Mónika Dánél, PhD, is Assistant Professor in the Comparative Literature and Cultural Studies Department, Eötvös Loránd University, Budapest. She is currently leader of the project “Space-ing Otherness. Cultural Images of Space, Contact Zones in Contemporary Hungarian and Romanian Film and Literature” Her research is on the codes of intimacy and publicity in postcommunist cultures. In 2015 she was granted the János Bolyai Research Scholarship for three years. She co-edited the volume Event-Trauma-Publicity
(2012) and authored two volumes in Hungarian language: Transparent Frames: The Intimacy of Reading (2013) and Language-Carnival: The Poetics of Hungarian Neo-Avant-Garde Artworks (2016).
Zsolt Gyenge is Assistant Professor at the Institute for Theoretical Studies of the Moholy-Nagy University of Art and Design (Budapest, Hungary), where he teaches courses in film theory, film history and theory of visual communication. His fields of research include interpretation theories (phenomenology, hermeneutics), experimental films and video art. The title of his PhD thesis was: Image, Moving Image, Comprehension. A Phenomenological Theory of Film Analysis. He is the editor of the scholarly journal on design and visual culture, Disegno.
Zsolt Győri graduated at the University of Debrecen, his majors were English and Philosophy. He is employed as an assistant professor at the English-American Institute of the University of Debrecen. In his PhD dissertation (2007) he proposed a reading of Stanley Kubrick’s films through Gilles Deleuze, whose film philosophy he has used extensively ever since. Other fields of research include the relationship of film and society, the connection between cinema and ideologies, and the history of British cinema. He is the editor of a collection of academic essays on the latter topic and the co-editor of a volume dedicated to the relationship of body and subjectivity in post communist Hungarian cinema. His volume Films, Auteurs, Critical-Clinical Readingsappeared in 2014. He published articles, essays and gave conference lectures extensively in the above mentioned fields. At present he is member of the research project Space-ing Otherness. Cultural Images of Space, Contact Zones in Contemporary Hungarian and Romanian Film and Literature and another one: Gender, Translocality and the City Research Project.
András Hlavacska completed his BA at the Department of Hungarian Language and Literature of Eötvös Loránd University in 2011 and he obtained the master’s degree in 2014, at the Department of Comparative Literature and Cultural Studies of the same university. Since then he has attended the Comparative Literature PhD program. His main areas of interest are the fantastic genre and the relation between the ghost stories of the nineteenth-century and the early silent movies. He has been publishing articles in these topics since 2012.
Hajnal Király is a post-doctoral researcher at the Centre for Literary and Cultural Studies, Eötvös Lóránd University of Budapest. She is member of the research project Space-ing Otherness. Cultural Images of Space, Contact Zones in Contemporary Hungarian and Romanian Film and Literature, and is also collaborating with a project on intermediality in Central and East-European Cinemas, conducted by Ágnes Pethő at Sapientia Hungarian University of Transylvania, Romania. Her previous post-doctoral research at the Centre for Comparative Studies, University of Lisbon dealt with cinematic re-mediations of literary works, especially in the films of Manoel de Oliveira. Besides contemporary Hungarian and Romanian cinema, her present research interests are medium theory, literary re-mediations and intermediality, recently with focus on painting and cinema, as well as the interferences between intermediality and the concepts of ‘figural’ and ‘figuration’. She published a book in Hungarian on adaptation theory, entitled Könyv és Film között. A hűségelven innen és túl (Between Book and Film. Beyond the Fidelity Principle). Her other publications appeared in collective volumes and journals, both at home and abroad.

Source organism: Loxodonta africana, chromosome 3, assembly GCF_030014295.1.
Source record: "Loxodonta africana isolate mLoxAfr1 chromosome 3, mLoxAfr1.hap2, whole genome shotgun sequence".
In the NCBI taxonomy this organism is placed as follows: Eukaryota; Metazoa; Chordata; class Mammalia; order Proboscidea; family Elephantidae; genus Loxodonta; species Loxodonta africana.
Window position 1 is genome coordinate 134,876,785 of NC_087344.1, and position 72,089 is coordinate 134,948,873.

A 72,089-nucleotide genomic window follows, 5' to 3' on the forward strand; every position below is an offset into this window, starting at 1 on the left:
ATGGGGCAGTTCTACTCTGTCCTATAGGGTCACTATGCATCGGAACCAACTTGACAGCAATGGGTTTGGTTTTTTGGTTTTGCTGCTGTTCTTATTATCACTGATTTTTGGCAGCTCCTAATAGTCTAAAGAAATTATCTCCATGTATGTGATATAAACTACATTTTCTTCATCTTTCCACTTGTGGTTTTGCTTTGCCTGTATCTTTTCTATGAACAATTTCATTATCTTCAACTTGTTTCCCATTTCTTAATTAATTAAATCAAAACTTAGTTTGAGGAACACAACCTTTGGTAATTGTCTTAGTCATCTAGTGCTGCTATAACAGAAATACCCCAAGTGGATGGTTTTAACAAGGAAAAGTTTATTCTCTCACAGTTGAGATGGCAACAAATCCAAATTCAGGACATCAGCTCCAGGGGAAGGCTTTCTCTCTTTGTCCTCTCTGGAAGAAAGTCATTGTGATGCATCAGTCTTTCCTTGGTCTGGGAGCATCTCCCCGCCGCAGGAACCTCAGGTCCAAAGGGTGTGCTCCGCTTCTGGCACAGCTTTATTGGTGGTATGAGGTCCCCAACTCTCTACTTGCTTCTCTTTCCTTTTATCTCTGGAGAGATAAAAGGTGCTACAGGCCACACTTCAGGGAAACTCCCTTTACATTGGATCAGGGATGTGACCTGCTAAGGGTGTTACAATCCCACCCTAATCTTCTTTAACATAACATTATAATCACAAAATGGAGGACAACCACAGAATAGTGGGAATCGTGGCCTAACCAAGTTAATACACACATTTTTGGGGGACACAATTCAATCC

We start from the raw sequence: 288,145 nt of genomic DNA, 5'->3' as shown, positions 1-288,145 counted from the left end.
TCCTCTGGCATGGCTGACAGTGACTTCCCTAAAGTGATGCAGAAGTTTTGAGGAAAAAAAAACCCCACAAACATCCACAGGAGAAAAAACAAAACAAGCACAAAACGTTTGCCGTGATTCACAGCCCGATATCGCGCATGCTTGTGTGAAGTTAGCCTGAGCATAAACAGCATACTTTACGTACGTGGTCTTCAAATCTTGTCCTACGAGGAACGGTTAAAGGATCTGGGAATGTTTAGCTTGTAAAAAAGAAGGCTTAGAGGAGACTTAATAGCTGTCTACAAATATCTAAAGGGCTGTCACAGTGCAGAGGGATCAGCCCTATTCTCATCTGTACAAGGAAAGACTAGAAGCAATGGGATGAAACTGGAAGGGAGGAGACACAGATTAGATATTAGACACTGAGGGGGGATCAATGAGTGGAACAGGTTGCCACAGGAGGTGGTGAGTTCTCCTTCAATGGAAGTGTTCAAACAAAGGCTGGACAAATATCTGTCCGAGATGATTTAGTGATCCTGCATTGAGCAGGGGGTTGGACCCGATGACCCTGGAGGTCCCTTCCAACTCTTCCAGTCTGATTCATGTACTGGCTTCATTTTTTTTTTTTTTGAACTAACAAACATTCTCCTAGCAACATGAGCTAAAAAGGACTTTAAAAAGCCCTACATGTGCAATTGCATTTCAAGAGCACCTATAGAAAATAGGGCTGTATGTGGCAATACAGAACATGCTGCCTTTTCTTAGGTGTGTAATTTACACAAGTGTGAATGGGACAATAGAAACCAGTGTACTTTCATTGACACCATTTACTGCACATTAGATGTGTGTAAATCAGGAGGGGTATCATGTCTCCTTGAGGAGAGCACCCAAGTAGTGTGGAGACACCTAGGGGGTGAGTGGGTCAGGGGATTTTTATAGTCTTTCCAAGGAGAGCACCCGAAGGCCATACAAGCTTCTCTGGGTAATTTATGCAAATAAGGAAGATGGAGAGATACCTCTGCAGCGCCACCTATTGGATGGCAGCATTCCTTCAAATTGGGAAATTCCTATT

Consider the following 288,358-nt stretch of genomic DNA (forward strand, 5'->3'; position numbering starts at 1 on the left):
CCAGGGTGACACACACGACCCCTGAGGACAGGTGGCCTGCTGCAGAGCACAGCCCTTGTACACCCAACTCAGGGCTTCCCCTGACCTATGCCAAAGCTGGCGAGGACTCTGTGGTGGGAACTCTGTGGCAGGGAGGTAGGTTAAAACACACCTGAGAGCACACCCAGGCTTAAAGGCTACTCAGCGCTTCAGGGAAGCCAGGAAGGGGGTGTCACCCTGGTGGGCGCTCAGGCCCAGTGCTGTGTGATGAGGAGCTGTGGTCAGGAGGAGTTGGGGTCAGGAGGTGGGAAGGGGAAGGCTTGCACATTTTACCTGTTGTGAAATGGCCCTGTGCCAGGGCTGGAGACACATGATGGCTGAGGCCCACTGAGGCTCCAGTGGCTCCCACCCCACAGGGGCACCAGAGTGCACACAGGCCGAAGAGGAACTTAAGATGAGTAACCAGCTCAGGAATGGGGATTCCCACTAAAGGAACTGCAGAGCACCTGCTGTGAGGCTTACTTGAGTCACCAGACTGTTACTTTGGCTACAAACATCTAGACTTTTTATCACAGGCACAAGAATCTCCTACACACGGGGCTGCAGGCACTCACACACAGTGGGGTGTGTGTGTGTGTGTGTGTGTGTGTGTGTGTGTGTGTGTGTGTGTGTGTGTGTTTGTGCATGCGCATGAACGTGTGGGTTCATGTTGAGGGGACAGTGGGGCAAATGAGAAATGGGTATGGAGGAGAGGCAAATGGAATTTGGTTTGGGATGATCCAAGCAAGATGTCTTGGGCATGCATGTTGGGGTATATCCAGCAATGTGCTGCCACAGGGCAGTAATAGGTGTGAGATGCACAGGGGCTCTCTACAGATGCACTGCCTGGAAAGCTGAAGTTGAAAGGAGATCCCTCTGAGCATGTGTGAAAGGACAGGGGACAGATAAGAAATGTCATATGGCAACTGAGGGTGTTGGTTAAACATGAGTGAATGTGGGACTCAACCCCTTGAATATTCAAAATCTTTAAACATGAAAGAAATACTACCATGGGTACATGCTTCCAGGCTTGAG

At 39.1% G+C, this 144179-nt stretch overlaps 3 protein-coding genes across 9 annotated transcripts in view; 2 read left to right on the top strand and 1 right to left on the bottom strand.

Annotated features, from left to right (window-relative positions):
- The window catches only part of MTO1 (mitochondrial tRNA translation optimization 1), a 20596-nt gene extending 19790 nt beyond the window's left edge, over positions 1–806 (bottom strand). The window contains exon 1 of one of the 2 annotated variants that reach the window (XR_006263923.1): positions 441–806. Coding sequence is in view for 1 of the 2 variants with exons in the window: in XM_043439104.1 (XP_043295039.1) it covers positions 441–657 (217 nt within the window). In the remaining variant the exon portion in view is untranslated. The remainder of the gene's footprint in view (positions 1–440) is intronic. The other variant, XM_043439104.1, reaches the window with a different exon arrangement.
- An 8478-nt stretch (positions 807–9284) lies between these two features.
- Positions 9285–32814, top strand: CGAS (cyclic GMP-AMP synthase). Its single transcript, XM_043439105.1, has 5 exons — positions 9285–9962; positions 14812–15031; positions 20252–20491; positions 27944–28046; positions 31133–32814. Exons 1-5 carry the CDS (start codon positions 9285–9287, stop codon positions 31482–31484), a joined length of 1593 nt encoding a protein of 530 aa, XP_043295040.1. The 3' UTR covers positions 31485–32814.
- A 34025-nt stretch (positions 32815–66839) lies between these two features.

György Kalmár is lecturer at the Department of British Studies of the Institute of English and American Studies, University of Debrecen (DE), Hungary. He graduated at DE in 1997, his majors were Hungarian and English. He worked as a post-graduate researcher and visiting scholar at the University of Oxford,the University of Indiana at Bloomington, and ITAS in Spain. He gained a PhD in philosophy (2003) and one in English (2007) at DE. His main teaching and research areas include literary and cultural theory, film studies, gender studies, and British literature. He has published extensively in the above mentioned fields, mainly in established Hungarian periodicals. He is the author of three books, Szöveg és vágy: Pszichoanalízis, irodalom, dekonstrukció (Anonymus, 2002) (Text and Desire: Psychoanalysis, Literature, Decontruction), “A női test igazsága”: Esettanulmányok egy metafora történetéből Chaucertől Derridáig (Kalligram, 2012) (“The Truth of the Female Body”: The History of a Metaphor from Chaucer to Derrida),and Testek a vásznon: Test, film, szubjektivitás (Debreceni Egyetemi Kiadó, 2012) (Bodies on the Screen: Body, Film, Subjectivity).
Flóra Kovács (b. 1982, Hódmezővásárhely), literary historian, external lecturer at the University of Szeged, editor of www.tiszatajonline.hu, and co-editor of the book series Szövegek között (Between texts), together with István Fried. She has been publishing in the fields of literary theory, drama theory and comparative studies. Her individual volume is entitled A közösség a kortárs erdélyi drámában és színházban (The community in the contemporary Transylvanian drama and theatre, 2013).
Bence Kránicz (1991, Budapest) completed his Liberal Arts – Film Studies BA in 2013 at Eötvös Loránd University, where he’s currently completing his Film Studies master’s degree. He works as a journalist at the Hungarian news site VS.hu. His articles on film and comics have benne published in various journals and magazines since 2009.